Children are not small adults. Nowhere is this understanding more critical than in the aftermath of a disaster event, when the strained resources of healthcare providers must be directed where they can do the most good in the least time. Frontline responders are unfortunately rarely trained in the principles and practice of pediatric disaster triage and often do not understand the special pediatric needs and considerations they must take into account when acting decisively and quickly to direct actions in a stressful situation that is often chaotic and always taxing. Researchers at Yale University School of Medicine (YSM) have developed a live simulation training protocol on pediatric disaster triage that has been shown to be effective but also relatively expensive, resource-intensive and therefore difficult to disseminate widely. The Yale New Haven Health System Center for Healthcare Solutions (YNHHS-CHS) has taken up this challenge, proposing to use YNHHS-CHS expertise with online training solutions and web development to create and implement a computer-based simulation that will build on the live simulation model and carry the research into a new medium that will be more cost-effective and able to more broadly engage and educate greater numbers of emergency medical service providers (EMSPs). YNHHS-CHS specialists with design and training skills will use the expertise of YSM pediatric emergency medicine specialists Mark Cicero, MD, who developed the live simulation training, and Marc Auerbach, MD, and the YNHHS-CHS network of emergency management contacts to engage EMSPs in this learning process. The computer- based simulation training will be delivered to 600 EMSPs in southern New England (Connecticut, Rhode Island and Massachusetts) and evaluated for future broader dissemination. Multiple retention evaluations, scenario-based and decision-tree driven, will be conducted: immediately at the end of the online training and at three- and six-month intervals post-training to determine the value of the training in delivering information and fostering the ability to apply it in simulated scenarios. A 10% random sampling of participants will also take an in-person live simulation retention evaluation to further assess and demonstrate the usefulness of the training. The project objective is to achieve a success rate of >80% of learners performing pediatric disaster triage with accuracy that is >/=90%.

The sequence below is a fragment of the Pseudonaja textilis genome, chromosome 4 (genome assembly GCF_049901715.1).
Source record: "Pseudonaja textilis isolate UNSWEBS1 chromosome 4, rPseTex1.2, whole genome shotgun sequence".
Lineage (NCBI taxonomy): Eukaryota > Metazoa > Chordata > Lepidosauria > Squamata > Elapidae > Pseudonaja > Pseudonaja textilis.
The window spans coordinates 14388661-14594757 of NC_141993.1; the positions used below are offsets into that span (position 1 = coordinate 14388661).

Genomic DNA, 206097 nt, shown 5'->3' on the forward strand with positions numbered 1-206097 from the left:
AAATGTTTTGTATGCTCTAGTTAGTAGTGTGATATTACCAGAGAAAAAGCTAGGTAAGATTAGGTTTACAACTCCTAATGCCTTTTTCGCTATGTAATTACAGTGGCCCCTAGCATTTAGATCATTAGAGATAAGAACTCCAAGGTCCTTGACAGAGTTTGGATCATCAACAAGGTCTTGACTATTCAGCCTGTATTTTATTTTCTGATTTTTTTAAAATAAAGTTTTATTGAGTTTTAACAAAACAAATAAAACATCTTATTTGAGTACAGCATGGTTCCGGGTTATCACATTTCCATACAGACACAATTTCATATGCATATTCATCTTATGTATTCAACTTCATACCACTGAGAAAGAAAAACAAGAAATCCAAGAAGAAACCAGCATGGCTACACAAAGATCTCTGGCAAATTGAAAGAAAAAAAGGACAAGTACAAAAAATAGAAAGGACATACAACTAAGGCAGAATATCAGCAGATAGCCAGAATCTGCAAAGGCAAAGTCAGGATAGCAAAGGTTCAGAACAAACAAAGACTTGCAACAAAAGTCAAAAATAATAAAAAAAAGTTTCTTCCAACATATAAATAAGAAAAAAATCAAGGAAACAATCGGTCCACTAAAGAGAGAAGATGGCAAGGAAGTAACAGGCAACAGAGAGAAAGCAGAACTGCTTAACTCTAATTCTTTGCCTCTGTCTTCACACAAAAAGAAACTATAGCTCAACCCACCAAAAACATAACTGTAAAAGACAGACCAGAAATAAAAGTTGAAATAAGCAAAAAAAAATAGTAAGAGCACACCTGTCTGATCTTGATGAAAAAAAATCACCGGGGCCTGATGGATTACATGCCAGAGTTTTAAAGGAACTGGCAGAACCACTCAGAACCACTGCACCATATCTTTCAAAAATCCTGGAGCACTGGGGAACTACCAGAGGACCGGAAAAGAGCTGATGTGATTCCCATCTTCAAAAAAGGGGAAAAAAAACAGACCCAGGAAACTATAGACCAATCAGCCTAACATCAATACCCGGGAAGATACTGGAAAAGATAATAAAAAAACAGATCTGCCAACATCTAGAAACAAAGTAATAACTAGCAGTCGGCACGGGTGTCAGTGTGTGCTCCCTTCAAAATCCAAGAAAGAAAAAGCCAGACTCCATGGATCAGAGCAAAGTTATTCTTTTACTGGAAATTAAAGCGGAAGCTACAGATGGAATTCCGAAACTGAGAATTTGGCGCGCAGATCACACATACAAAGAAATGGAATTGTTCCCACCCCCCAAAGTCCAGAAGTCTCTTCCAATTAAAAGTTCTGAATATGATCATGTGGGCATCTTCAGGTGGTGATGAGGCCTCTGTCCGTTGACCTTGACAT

Public Health Relevance

Emergency planners often focus on large-scale disaster events, but smaller-scale local events are far more common and together have a much greater impact on the health and well-being of communities - particularly events involving children, such as bus accidents or school-related crises. Children are often present at a disaster site and sorting out their needs and requirements can be a significant challenge to emergency medical service providers. This project brings together Yale School of Medicine pediatric emergency medicine specialists and Yale New Haven Health System Center for Healthcare Solutions instructional design and emergency management experts who are committed to developing a training that delivers the greatest possible efficiency and effectiveness with the greatest possibl accuracy in making choices and directing appropriate healthcare resources to improve disaster event outcomes and mitigate negative consequences for children, disasters'most vulnerable and often least understood victims.

National Institute of Health (NIH)
Agency for Healthcare Research and Quality (AHRQ)
Research Demonstration and Dissemination Projects (R18)
Project #
Application #
Study Section
Special Emphasis Panel (HSQR)
Program Officer
Hogan, Eileen
Project Start
Project End
Budget Start
Budget End
Support Year
Fiscal Year
Total Cost
Indirect Cost
Yale University
Schools of Medicine
New Haven
United States
Zip Code